This will be our second such event. (The first Really Ar was held at the end of January this year, and attracted about 40-50 people.) We hope to hold the second on 19th June this year, a Thursday evening

Our format is to have three speakers present for 15 minutes each, after which there will a Q&A session. Each presentation is hoped to be presented in a succinct manner - a single project, or a single idea, with an emphasis on the thought processes behind the product.

Theme and Call for Speakers

We are looking for speakers to present interesting designs, built and unbuilt. We are looking for ideas that are intelligent, fresh and distinctive. The projects need not be large in scale, but hopefully groundbreaking and radical in some way.

The theme for Really Ar? Again? is 'Masterplanning'. We chose this theme as many Singaporean and Singapore-based firms have been invited to do grand masterplans for other countries, but ironically, aren't given the same autonomy to plan their own home country. As such, few people really see the fruit of their labour.

If you would like to share your firm's work, or your personal ideas, work and research, do drop us a line. Suggestions on other topics are much welcome for future Really Ar? sessions.
One more thing - fancy poster coming soon.

Monday, April 14, 2008

Frank Gehry asks "Then what?"

Who would know that an interview with Frank Gehry could be so entertaining? I like what he says about the Architect having to bring something of this own to the table in terms of aesthetics. He also speaks about collaboration, and I thought what was interesting from that was the people the person that he chose to collaborate with. While we often talk about collaboration with the community, with people from different disciplines, what was intriguing about this collaboration was it was between 2 brilliant people. I hope that motivates us to be brilliant at what we do. I believe, only then, can collaboration reach its fullest potential. Ganbante!

Saturday, April 12, 2008


Brick house, London 2001-2005
First time I would ever brag that I like a brick house.

Wednesday, April 09, 2008

Big Brother's REALLY watching.

This comes about a month behind, but here's a sneak peak at what Rem Koolhaas has "architectured" for an island in Dubai that aspires to be... well, Manhattan.

Image courtesy of The New York Times; you can read the article here.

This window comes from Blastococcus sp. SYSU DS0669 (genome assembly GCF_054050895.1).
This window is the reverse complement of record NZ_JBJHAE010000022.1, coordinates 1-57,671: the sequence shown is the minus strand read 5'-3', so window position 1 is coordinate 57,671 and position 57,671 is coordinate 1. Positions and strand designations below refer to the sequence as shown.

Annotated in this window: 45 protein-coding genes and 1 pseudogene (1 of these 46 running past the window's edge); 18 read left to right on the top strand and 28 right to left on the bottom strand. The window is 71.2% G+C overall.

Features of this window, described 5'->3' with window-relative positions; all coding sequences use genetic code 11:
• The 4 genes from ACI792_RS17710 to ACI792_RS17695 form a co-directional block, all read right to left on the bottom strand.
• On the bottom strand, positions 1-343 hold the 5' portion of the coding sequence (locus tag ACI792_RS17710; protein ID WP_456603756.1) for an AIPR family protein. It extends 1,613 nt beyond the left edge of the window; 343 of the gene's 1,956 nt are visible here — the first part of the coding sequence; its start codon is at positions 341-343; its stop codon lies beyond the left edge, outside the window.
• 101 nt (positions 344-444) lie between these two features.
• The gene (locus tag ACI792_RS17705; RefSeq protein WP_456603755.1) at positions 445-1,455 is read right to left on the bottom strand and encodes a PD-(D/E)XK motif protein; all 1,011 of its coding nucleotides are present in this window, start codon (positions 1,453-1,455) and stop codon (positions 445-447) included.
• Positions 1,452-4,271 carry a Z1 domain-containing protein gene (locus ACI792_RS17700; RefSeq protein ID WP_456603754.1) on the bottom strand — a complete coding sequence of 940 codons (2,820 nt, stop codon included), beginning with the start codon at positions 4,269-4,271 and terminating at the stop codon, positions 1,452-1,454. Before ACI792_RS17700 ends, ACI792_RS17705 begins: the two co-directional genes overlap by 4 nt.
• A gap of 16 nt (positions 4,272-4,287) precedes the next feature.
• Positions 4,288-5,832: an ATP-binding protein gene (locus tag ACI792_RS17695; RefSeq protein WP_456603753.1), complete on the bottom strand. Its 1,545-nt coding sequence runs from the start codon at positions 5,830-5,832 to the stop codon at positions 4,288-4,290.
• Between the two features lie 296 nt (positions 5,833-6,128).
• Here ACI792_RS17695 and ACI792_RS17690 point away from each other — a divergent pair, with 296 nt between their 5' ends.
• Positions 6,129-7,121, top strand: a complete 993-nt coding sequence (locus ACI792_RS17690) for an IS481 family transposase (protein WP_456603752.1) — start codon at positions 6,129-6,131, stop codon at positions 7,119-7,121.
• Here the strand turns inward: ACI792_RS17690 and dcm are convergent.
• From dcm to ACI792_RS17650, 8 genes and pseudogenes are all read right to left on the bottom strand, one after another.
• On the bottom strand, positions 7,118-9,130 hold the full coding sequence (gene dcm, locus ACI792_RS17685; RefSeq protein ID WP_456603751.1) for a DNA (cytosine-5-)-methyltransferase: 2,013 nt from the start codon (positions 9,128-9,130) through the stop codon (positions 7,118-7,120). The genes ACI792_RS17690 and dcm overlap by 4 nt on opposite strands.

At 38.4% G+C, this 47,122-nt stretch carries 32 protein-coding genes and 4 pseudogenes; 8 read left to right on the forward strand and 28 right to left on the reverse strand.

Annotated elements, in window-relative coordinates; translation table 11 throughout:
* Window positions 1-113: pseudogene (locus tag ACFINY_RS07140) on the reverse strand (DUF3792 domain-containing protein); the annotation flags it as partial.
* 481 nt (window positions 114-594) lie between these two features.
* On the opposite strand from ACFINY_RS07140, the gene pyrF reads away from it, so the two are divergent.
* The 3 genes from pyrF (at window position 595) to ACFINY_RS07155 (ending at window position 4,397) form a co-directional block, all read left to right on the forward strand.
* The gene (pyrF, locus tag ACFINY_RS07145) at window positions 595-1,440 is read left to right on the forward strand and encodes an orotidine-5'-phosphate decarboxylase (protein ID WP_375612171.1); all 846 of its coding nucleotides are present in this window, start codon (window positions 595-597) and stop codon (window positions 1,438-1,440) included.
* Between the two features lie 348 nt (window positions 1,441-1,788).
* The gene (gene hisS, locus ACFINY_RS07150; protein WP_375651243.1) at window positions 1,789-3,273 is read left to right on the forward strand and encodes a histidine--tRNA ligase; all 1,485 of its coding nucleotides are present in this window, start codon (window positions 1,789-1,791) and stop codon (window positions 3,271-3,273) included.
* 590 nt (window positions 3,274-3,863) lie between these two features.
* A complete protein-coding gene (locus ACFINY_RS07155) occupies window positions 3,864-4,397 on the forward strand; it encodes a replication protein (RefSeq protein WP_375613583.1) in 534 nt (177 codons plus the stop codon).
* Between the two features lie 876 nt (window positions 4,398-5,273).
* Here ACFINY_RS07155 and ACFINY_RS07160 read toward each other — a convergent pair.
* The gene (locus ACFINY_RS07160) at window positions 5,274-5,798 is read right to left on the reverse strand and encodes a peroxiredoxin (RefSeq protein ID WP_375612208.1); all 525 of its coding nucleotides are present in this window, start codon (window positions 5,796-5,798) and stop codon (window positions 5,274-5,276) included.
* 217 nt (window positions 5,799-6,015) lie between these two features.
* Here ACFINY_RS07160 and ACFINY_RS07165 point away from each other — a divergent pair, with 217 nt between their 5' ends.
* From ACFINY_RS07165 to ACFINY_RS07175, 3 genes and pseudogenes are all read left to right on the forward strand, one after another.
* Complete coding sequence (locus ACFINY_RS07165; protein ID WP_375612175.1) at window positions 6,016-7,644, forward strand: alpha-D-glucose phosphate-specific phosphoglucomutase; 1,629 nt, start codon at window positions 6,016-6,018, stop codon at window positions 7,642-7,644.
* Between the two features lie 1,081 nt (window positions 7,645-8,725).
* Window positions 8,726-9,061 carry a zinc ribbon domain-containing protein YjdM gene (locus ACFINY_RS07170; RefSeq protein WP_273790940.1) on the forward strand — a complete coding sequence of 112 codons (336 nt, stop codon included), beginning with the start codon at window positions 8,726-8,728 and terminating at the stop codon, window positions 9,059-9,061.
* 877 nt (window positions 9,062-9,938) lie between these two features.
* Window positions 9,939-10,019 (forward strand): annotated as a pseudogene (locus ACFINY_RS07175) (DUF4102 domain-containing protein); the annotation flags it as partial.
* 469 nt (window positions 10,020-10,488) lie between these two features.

The round building... no, object... has been likened to the Death Star, which featured rather prominently in Star Wars (I have no idea which episode):

Looks more like a giant eyeball watching over the city to me... Can you say "Here's looking at you, kid"?

Well, make your own judgement.

Lebbeus Woods, architecture theorist and artist extraordinaire, has. (I say this because I'm a big fan of his drawings, many of which are very post-apocalyptic, for lack of a better description.) Read his blog entry, Delirious Dubai, here.

His blog's a very good read actually - ideas abound, and comments and criticisms of these ideas abound.

He says this of Dubai:

"...built up rapidly over the past few years on the wealth gotten from the world’s greed for oil—and more recently as an unregulated sanctuary for cash—it has no depth of history or indigenous culture, no complexity, no conflicts, no questions about itself, no doubts, in short, nothing to stand in the way of its being shaped into the ultimate neo-liberal Utopia."

And of Koolhaas' proposal, he asks:

What, for example, are the space-organization possibilities of networks of information exchange, rather than streets? What are the architectural design possibilities of synthetics, rather than steel or concrete building frames typical of high-rise construction? What are the possibilities for increasing choices in non-hierarchically organized urban spaces, rather than classical, Cartesian systems? And so on—the list of new possibilities is long.

It's with quite a bit of irony to me, that Koolhaas, who, fifteen years ago, so heavily criticised Singapore in the highly-exalted bumper book S, M, L, XL for being a tabula rasa haven for being almost exactly what Dubai is today, is pandering to and relishing in the bland tastes that these very tabula rasa scenarios emanate... and dare I imagine, cashing in in the process.
Woods has this to say, in closing:
"Or maybe he believes, true to his post-Modernist roots, that the past offers the best model for the future ... Or maybe he simply doesn’t have a vision for the future. ... The world’s attention is focused on Dubai, and on Koolhaas and other architecture stars, and because—like it or not—what they do is taken as a model for the future, even when it is, how shall I say, not nearly good enough."

Thursday, April 03, 2008

The ArchRecord Interview: Sir Peter Cook, Page 2 | Features | Architectural Record

The ArchRecord Interview: Sir Peter Cook, Page 2 | Features | Architectural Record: "But the architect at best has a wonderful mandate to create and dabble in almost anything. And I hope it will long be so. As long as you can say, “Look, the person sitting behind me is actually much more interested in sociology, and the guy sitting in front of me is into studying hedgehogs, and they both have something to offer architecture,” it’s a wonderful mandate for indulgence and speculation and creativity, if you make it so."

Wednesday, April 02, 2008

A Burj Too Far...

...or too high, for that matter.

A Saudi billionaire prince is keen on giving a whole new meaning to the phrase "joining the mile high club", if this is anything to go by.